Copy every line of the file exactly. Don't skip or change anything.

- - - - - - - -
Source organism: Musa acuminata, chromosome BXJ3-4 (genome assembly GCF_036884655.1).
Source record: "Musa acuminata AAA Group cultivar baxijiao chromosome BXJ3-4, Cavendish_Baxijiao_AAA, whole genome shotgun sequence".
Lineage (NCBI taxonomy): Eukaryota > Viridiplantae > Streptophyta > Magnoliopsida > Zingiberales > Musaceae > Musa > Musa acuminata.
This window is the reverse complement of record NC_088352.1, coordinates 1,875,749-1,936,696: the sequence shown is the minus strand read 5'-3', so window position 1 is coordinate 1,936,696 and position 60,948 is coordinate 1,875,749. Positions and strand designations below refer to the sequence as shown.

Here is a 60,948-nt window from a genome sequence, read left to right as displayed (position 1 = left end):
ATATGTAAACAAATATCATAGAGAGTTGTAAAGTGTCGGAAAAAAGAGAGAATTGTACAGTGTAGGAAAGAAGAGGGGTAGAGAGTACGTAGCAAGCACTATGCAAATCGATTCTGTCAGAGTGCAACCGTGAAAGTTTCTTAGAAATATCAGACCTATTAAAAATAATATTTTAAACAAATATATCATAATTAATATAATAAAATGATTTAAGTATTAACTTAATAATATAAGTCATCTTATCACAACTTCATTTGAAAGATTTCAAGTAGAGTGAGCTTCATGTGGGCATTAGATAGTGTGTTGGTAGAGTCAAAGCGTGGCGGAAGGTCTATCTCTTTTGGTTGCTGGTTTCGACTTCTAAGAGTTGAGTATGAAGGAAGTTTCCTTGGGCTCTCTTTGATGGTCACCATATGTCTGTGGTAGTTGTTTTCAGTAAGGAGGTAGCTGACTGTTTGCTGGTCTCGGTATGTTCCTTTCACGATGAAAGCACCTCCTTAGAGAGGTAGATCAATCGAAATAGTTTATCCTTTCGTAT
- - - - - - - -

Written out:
Source organism: Musa acuminata, chromosome BXJ3-4 (genome assembly GCF_036884655.1).
Source record: "Musa acuminata AAA Group cultivar baxijiao chromosome BXJ3-4, Cavendish_Baxijiao_AAA, whole genome shotgun sequence".
Lineage (NCBI taxonomy): Eukaryota > Viridiplantae > Streptophyta > Magnoliopsida > Zingiberales > Musaceae > Musa > Musa acuminata.
This window is the reverse complement of record NC_088352.1, coordinates 1,875,749-1,936,696: the sequence shown is the minus strand read 5'-3', so window position 1 is coordinate 1,936,696 and position 60,948 is coordinate 1,875,749. Positions and strand designations below refer to the sequence as shown.

Here is a 60,948-nt window from a genome sequence, read left to right as displayed (position 1 = left end):
ATATGTAAACAAATATCATAGAGAGTTGTAAAGTGTCGGAAAAAAGAGAGAATTGTACAGTGTAGGAAAGAAGAGGGGTAGAGAGTACGTAGCAAGCACTATGCAAATCGATTCTGTCAGAGTGCAACCGTGAAAGTTTCTTAGAAATATCAGACCTATTAAAAATAATATTTTAAACAAATATATCATAATTAATATAATAAAATGATTTAAGTATTAACTTAATAATATAAGTCATCTTATCACAACTTCATTTGAAAGATTTCAAGTAGAGTGAGCTTCATGTGGGCATTAGATAGTGTGTTGGTAGAGTCAAAGCGTGGCGGAAGGTCTATCTCTTTTGGTTGCTGGTTTCGACTTCTAAGAGTTGAGTATGAAGGAAGTTTCCTTGGGCTCTCTTTGATGGTCACCATATGTCTGTGGTAGTTGTTTTCAGTAAGGAGGTAGCTGACTGTTTGCTGGTCTCGGTATGTTCCTTTCACGATGAAAGCACCTCCTTAGAGAGGTAGATCAATCGAAATAGTTTATCCTTTCGTAT